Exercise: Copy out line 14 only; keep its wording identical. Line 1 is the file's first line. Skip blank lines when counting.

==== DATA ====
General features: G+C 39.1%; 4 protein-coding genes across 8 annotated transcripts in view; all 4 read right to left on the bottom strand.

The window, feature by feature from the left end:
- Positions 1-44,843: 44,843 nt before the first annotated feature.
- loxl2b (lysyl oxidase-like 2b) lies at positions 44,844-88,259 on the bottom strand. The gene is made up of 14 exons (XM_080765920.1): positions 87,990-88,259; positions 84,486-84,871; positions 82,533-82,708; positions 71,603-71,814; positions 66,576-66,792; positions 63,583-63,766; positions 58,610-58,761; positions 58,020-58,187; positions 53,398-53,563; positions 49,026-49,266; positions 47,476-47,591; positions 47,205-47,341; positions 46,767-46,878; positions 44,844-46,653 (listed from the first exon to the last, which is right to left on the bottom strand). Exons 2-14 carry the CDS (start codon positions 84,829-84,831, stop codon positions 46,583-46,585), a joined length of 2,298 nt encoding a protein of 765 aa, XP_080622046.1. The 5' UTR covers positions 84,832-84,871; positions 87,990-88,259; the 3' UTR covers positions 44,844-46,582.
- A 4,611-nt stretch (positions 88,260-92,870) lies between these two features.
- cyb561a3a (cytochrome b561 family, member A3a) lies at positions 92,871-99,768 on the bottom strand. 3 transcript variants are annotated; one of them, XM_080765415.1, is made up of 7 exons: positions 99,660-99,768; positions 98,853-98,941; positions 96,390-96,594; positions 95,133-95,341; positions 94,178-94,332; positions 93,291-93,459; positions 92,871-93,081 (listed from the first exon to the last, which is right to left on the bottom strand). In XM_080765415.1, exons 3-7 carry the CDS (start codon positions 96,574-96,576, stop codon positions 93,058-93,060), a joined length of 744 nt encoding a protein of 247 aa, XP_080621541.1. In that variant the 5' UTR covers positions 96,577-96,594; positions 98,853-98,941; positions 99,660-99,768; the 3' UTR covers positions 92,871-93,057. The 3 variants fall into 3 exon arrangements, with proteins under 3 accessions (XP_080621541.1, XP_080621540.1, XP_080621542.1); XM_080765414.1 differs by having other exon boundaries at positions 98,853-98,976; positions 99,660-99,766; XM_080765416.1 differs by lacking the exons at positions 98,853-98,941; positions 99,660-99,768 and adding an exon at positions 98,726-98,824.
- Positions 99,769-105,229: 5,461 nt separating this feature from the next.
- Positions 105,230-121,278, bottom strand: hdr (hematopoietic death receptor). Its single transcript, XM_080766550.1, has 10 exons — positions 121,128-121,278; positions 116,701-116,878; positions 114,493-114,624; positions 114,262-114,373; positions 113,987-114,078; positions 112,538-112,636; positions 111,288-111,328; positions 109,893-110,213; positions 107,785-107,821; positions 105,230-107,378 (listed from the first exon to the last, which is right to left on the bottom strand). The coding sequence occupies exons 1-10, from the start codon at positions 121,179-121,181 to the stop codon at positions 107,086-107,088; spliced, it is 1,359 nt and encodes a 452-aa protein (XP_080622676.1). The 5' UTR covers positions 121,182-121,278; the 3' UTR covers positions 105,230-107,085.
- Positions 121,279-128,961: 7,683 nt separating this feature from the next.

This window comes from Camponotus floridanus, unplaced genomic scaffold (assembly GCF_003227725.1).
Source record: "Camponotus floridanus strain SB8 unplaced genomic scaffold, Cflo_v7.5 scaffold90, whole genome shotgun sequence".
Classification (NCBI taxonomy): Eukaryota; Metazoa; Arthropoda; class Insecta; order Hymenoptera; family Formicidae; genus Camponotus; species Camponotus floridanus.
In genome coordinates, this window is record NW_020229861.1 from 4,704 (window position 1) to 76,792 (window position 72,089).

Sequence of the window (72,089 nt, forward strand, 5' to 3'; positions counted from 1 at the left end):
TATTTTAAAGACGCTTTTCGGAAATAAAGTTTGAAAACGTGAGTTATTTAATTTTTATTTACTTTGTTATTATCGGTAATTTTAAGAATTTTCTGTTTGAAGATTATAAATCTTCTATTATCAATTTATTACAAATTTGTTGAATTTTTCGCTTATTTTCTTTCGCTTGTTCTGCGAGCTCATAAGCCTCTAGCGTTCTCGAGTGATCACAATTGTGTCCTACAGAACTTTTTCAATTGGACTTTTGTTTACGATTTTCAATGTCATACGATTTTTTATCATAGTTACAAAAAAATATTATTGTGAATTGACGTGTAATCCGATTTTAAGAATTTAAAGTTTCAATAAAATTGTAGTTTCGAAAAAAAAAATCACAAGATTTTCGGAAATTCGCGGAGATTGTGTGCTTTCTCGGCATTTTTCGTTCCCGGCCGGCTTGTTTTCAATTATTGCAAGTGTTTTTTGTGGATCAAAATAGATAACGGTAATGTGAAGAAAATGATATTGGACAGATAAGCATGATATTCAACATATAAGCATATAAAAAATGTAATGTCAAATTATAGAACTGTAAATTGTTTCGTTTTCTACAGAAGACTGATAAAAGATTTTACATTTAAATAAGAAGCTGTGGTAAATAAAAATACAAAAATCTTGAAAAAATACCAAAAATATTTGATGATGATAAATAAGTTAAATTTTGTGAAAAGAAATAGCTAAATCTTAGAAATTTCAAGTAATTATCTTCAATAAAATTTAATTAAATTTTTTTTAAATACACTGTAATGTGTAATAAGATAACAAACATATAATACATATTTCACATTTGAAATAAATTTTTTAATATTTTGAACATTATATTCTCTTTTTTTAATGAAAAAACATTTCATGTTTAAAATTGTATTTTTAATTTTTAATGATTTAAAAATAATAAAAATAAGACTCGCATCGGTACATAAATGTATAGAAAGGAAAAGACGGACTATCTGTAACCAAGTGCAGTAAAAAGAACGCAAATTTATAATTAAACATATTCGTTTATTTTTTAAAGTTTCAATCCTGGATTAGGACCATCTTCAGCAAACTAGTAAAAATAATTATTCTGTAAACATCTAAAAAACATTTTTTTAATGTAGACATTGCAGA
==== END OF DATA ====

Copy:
Sequence of the window (72,089 nt, forward strand, 5' to 3'; positions counted from 1 at the left end):